Perversely, some so-called progressive thinkers and activists go so far as to associate free speech with elite privilege. Freedom of speech is seen as something that protects the status of the powerful and negates the views or feelings of the oppressed and the vulnerable. This radical reinterpretation of the role of free speech is paralleled by a fundamental redefinition of what constitutes the problem: for today's critics of free speech, the locus of the problem is not the state but the domain of interpersonal relations. They focus their concern on individual forms of speech that wound those without power. This individualisation of the role of speech overlooks the institutional and cultural influences on public debate, as protecting the individual from psychological pain is seen as being logically prior to upholding the right to free speech. From this twisted worldview, state censorship actually has a positive role to play. Through enforcing laws that apparently protect people from hate and hurt, state censorship comes to be looked upon as championing the powerless.

Critics of the Oxford Union debate argue that the presence of racist speakers offends minority students and could lead to violence. However, history shows that certain ideas will always offend someone. There is no serious form of public speech that hurts absolutely no one. And as the American Supreme Court Justice Oliver Wendell Holmes remarked, `every idea is an incitement'. Those of us who believe in the formidable power of human intelligence need to remember these words, and dismiss the idea that free speech is not an absolute right as a very bad idea.


Another absurd piece of paranoia from the British Left

British Leftists hate America and Israel so much because America and Israel are both success-stories -- but the Left would look pathetic if they admitted that so they have to come out with some other cock-and-bull claim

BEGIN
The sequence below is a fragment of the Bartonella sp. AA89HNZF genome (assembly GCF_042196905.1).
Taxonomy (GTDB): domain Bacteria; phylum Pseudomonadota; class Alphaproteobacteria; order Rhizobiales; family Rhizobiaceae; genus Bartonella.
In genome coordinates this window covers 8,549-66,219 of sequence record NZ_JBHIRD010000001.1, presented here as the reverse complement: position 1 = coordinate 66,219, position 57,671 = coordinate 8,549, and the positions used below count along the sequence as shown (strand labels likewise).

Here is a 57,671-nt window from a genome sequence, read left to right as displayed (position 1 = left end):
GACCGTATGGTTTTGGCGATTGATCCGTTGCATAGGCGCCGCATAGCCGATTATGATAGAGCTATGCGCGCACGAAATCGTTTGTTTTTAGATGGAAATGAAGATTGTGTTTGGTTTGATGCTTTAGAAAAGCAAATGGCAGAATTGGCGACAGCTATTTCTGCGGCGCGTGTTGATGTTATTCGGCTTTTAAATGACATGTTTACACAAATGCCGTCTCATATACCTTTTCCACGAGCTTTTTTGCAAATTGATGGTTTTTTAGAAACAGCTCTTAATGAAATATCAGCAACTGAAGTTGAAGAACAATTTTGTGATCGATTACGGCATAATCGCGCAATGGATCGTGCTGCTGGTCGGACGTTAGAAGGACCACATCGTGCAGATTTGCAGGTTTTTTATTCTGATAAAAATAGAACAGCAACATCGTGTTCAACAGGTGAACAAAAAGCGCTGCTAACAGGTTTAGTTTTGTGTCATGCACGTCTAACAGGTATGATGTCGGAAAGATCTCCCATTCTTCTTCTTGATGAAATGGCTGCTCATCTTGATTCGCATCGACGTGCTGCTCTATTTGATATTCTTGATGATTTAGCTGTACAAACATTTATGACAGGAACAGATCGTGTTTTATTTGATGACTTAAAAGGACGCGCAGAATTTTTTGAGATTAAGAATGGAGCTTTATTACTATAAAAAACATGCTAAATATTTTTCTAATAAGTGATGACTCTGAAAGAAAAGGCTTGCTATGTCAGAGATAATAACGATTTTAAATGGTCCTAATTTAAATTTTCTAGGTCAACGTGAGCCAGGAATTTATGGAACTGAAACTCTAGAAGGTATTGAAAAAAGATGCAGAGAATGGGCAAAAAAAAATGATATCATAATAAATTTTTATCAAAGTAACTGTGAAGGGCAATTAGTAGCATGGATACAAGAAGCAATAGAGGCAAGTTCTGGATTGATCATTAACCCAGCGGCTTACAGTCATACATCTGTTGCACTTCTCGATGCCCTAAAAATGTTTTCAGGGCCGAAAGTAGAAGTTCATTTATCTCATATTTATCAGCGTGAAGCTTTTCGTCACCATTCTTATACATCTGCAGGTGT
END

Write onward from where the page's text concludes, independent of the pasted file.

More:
Apartheid against Christians is practiced to various degrees -- sometimes to a severe degree -- by Arab states in the Middle East but the British Left says that it is Israel that is the apartheid state. America saved British independence twice in two world wars but the heading on the article below was "We fret over Europe, but the real threat to sovereignty has long been the US"

One knows something is important when the powers that be choose not to acknowledge it in public. Since 1945, Britain has been subject to at least three invasions. Two of these invasions have been massively discussed, and are widely viewed as having challenged and complicated understandings of what it means to be British. The empire came home, in that migrants from former overseas colonies settled here in large numbers, as they never had before the war; and Britain joined what is now the European Union, and became subject to interventions of different kinds emanating from Brussels.

The third post-1945 invasion was just as momentous, yet official and media silence about it is usually deafening. Since 1947, there have been US military bases in the UK: something that would have been unthinkable before 1939.